Sewing for self.

Before I disappeared for 10 days holiday I got into some selfish sewing. I sewed up a blouse from some very easy to use 100% quilters cotton which printed in Japan. I was very pleased with it as it was firm and so very easy to use. I had spotted it at one of Doughtys road shows recently. See the link below.

https://www.doughtysonline.co.uk/

Why should patch workers and quilters have all the fun stuff I say? I have been noticing more and more in my part of the world, England, that the fabric shops that there are, cater usually for patch workers and quilters rather than dressmakers. I do both types of sewing so that I don’t get stuck in a rut and I have always got something on the go. I do use the internet as a resource, but you cannot beat an actual feel and rummage in a “proper” shop environment don’t you agree?

Now rant over I will show you this blouse! I used McCall’s 6035 from 2010 I have just seen! I do not know if it is still in print, you may have to research if you fancy having a shot at it. There are easy fitting princess seams and sleeves with a small dart at the elbow. There are 4 different views, I chose the 3/4 sleeve version gathered into a cuff.

Envelope M6035

I do hope you find a copy if you feel inspired, I often reuse my patterns over and over and do not realise how old they are! Especially if there are several different versions like this one. At the time of writing there were some available on Amazon and Etsy. Good luck.

Heidi Hen

Hoping you all had a Happy Holiday, and here’s to a fab New Year. I have started my creative year by sewing a hen. Perhaps not the first thing to spring to mind when you are unable to get into the sewing mood or room because of all the festivities and bodies around?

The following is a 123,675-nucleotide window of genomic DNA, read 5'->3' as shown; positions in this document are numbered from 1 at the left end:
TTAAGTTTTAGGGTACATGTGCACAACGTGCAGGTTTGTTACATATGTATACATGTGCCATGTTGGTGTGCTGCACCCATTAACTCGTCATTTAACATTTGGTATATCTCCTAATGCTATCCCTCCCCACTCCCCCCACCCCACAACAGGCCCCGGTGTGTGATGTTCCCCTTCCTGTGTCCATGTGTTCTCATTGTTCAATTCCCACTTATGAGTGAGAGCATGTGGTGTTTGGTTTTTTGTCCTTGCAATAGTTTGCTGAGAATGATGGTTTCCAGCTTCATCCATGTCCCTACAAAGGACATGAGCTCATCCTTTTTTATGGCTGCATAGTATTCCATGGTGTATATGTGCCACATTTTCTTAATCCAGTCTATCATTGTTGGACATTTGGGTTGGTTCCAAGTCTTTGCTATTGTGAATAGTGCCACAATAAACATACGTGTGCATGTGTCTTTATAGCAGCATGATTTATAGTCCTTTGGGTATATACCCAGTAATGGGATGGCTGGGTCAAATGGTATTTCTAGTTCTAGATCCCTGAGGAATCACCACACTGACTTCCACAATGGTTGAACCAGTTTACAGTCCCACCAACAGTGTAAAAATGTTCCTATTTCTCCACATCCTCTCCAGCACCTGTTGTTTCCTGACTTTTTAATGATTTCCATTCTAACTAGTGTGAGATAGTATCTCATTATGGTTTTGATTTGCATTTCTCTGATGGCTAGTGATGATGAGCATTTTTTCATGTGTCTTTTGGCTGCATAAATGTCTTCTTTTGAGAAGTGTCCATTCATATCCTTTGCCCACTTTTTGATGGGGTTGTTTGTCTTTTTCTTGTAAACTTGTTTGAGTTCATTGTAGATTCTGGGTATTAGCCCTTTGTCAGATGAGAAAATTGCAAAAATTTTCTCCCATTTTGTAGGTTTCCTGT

But I was given this pattern from “Quilters Trading Post” web site and couldn’t resist!

I am thinking whether to make some more of various sizes with perhaps a nest or hen house with chicks, maybe in time for Easter .

Heidi Hen  a Quilters Trading Post pattern

 

McCall’s 7357

It has been an age since I have last been able to get down to some proper dressmaking, my first true craft love.  Below is the post I did for Pattern Review,

click here    McCall’s 7357

if you would like to see more!

 

 

 

Pattern Description: Loose fitting pullover tops have neckband, self lined yokes, applied tab, side front and side back seams, three piece sleeves shaped hemline and narrow hem

Pattern Sizing: 6-22  I cut size 12 UK

Did it look like the photo/drawing on the pattern envelope once you were done sewing with it? Yes I made view C

Were the instructions easy to follow? Yes, but there was a lot of hand sewing and the neck band was awkward.

What did you particularly like or dislike about the pattern? The seaming gives the top a nice flowing shape and the sleeves hang well. I also like the lined yoke, it makes the top neat and tidy inside.